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June 26, 2006

A few quick thoughts on Recuenco

A quick read of the Supreme Court's Blakely work in Recuenco (opinion here) provides a lot of interesting tea leaves to read.  Here are just a few quick observations, with more commentary to follow later:

1.  The court's decision was on a 7-2 vote, with only Justices Stevens and Ginsburg dissenting.   Perhaps the most surprising (silent) member of the majority is Justice Scalia, who was the author of Blakely and a vocal dissenter in the key precedent that the majority relies upon to declare that Blakely errors can be harmless (this post details Justice Scalia's prior assertions that jury trial errors should be seen as structural).

2.  Justice Thomas' opinion has some broad language about "sentencing factors" that might be read — and certainly could be misconstrued — to extend the reach of BlakelySee Recuenco, slip op. at 6 ("we have treated sentencing factors, like elements, as facts that have to be tried to the jury and proved beyond a reasonable doubt"); id. at 7 (discussing the Court's "recognition in Apprendi that elements and sentencing factors must be treated the same for Sixth Amendment purposes").  Both of these assertions — which carry seven votes, including those of the two new Justices — raise the stakes on what exactly counts now as a "sentencing factor."

3.  Justice Kennedy writes an opaque little separate concurrence which seems to signal that he still does not accept Apprendi and Blakely.  Notably, Justice Breyer does not sign on to this tea leaf concurrence (nor does, for that matter, Justices Alito and CJ Roberts).

4.  The author of the main dissent on the merits is Justice Ginsburg, who writes as if she was the strongest believer in the full panoply of Blakely rights.  But, as the majority-jumping Justice in Booker who allowed for federal defendant to have their procedural rights at sentencing gutted, I am surprised she is a vocal dissenter here.  Might this dissent signal that she is disappointed with how the post-Booker world is unfolding?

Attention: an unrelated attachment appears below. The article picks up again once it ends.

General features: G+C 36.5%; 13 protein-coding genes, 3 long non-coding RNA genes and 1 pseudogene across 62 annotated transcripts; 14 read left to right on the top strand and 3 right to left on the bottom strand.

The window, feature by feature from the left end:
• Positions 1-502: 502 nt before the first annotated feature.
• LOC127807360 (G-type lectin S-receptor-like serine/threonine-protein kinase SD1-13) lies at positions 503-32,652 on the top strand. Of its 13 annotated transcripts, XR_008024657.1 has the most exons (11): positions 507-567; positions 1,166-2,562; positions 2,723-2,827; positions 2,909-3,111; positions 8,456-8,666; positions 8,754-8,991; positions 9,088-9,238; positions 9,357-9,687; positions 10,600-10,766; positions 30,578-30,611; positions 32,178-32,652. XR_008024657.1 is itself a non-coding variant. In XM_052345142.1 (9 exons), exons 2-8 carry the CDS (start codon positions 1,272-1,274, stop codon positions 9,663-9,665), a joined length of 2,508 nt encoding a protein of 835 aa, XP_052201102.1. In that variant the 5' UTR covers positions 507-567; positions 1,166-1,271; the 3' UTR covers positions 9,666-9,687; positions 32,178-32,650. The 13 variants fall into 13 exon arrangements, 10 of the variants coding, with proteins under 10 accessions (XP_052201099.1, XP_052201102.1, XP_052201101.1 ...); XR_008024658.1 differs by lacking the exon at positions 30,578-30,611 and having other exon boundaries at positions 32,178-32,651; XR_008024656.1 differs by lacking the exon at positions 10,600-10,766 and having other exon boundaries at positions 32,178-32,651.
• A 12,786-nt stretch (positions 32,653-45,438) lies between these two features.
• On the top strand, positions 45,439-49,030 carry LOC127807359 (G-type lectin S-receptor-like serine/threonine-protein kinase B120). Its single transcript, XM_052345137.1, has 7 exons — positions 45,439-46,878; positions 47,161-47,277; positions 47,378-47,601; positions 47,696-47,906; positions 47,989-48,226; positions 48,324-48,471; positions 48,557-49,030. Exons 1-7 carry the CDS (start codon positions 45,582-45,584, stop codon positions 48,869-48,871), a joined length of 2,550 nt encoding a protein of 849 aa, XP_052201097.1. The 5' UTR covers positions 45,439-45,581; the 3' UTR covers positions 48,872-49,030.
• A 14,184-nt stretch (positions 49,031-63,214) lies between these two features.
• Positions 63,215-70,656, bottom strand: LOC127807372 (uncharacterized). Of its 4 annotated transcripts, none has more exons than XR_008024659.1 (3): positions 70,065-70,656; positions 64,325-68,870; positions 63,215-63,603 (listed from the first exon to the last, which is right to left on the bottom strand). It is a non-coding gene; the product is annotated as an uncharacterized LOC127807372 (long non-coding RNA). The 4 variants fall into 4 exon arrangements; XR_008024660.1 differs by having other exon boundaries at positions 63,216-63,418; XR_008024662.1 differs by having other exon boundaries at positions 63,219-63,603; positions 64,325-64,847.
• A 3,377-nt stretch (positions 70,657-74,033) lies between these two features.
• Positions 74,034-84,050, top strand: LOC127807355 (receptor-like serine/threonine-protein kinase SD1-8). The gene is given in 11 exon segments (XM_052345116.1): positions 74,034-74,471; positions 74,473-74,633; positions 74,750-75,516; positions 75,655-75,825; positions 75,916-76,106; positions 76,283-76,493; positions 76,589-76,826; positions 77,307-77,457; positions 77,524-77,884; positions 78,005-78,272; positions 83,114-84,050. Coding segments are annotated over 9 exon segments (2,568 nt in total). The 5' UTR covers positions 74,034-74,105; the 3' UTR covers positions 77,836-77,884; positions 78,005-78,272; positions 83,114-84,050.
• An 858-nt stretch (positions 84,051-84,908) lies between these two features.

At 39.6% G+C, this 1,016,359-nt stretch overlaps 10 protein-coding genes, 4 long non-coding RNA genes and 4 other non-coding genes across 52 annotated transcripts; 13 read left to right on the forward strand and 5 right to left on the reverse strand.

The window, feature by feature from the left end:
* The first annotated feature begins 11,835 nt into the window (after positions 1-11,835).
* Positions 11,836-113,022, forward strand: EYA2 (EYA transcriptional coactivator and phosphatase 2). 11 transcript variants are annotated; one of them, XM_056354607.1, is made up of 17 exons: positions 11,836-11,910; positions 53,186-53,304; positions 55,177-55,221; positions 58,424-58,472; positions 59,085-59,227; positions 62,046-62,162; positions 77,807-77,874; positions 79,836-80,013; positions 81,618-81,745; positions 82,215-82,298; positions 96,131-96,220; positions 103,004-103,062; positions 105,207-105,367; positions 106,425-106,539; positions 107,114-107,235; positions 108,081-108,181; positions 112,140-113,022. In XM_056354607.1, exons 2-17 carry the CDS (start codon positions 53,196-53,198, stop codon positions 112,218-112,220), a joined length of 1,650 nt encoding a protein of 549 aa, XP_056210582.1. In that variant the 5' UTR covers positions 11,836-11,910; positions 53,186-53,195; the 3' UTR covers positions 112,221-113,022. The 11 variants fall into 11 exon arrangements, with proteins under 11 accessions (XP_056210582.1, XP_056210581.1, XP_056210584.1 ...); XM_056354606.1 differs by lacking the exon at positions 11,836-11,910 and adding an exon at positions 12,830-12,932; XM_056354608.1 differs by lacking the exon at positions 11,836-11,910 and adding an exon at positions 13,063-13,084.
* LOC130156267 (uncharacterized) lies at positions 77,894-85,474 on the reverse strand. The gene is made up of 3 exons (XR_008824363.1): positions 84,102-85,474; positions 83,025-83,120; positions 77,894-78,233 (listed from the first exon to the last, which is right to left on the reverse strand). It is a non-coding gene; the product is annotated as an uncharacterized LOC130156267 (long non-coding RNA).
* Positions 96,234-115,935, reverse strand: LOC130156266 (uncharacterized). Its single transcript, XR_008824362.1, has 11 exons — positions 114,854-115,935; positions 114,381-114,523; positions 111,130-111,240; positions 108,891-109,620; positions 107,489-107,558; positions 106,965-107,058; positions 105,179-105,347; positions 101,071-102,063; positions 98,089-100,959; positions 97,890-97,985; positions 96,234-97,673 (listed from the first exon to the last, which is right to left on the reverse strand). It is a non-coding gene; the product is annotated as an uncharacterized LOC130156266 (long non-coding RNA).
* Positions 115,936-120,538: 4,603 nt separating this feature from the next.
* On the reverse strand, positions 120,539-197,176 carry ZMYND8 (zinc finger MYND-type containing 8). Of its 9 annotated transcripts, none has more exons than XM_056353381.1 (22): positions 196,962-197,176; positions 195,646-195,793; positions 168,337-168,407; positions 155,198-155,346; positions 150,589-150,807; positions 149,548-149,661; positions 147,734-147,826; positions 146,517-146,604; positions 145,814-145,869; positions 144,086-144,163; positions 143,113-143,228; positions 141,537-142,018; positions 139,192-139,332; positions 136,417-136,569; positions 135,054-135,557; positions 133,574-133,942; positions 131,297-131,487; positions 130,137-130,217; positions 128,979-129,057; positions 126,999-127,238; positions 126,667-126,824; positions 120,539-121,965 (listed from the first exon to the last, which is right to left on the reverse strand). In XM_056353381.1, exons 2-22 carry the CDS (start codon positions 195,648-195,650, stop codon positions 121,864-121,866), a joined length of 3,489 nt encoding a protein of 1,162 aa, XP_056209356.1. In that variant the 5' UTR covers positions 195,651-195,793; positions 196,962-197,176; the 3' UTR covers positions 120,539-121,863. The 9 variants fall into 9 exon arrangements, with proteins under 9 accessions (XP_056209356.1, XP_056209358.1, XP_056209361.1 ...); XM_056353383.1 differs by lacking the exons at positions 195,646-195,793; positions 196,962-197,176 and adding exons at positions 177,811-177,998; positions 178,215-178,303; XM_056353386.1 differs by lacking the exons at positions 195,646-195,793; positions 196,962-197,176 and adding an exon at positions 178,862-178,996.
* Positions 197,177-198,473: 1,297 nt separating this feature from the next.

June 26, 2006 at 12:08 PM | Permalink

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Comments

I have a lot more to say, but for now I'll repost my comment to Prof. Berman's earlier post announcing the decisions:

On a quick reading of Recuenco, one of the biggest surprises is that Justice Scalia -- without explaining why in a concurring opinion --joined the majority opinion in spite of his dissent in Neder (failure to submit element to jury is structural error) and the views he expressed in Apprendi, Ring, Blakely and Booker. The only rational explanation that coms to mind is that Justice Scalia has accepted the Neder majority's holding for stare decisis purposes, and so feels logically compelled to joing the Receunco majority's holding.

For us federalism buffs, one of the most important statements in the majority opinion comes in footnote 1 and states that "Respondent’s argument that, as a matter of state law, the Blakely v. Washington, 542 U. S. 296 (2004), error was not harmless remains open to him on remand." This means that the Washington Supreme Court remains free on remand to accept Recuenco's principal argument (i.e., that the State court's earlier remedial rulings preclude harmless-error analysis -- an argument I disagree with), or to do what the New Jersey Supreme Court did in State v. Franklin (i.e., conclude that Apprendi errors are structural as a matter of state remedial law. See Steven G. Sanders, New Jersey Goes Its Own Way, 182 N.J.L.J. 237, Oct. 24, 2005, at 29.)

Posted by: Steve | Jun 26, 2006 12:32:43 PM

Another interesting tea leaf can be found near the end of Justice Ginsberg's dissent:

"Today's decision, advancing a greater excluded (from jury control) offense notion, diminishes the jury's historic capacity 'to prevent the punishment from getting too far out of line with the crime.' United States v. Maybury, 274 F.2d 899, 902 (CA2 1960) (Friendly, J.); see also Blakely v. Washington, 542 U.S. 296, 306 (2004) (recognizing jury's role 'as circuitbreaker in the State's machinery of justice')."

Might this be a subtle endorsement of jury nullification, or, at a minimum, of informing the jury of the sentencing range for the charged offense? After all, how can a jury "prevent the punishment from getting too far out of line with the crime" if it isn't aware of the possible sentencing consequences of the findings it is asked to make?

Posted by: Brad | Jun 26, 2006 2:55:40 PM

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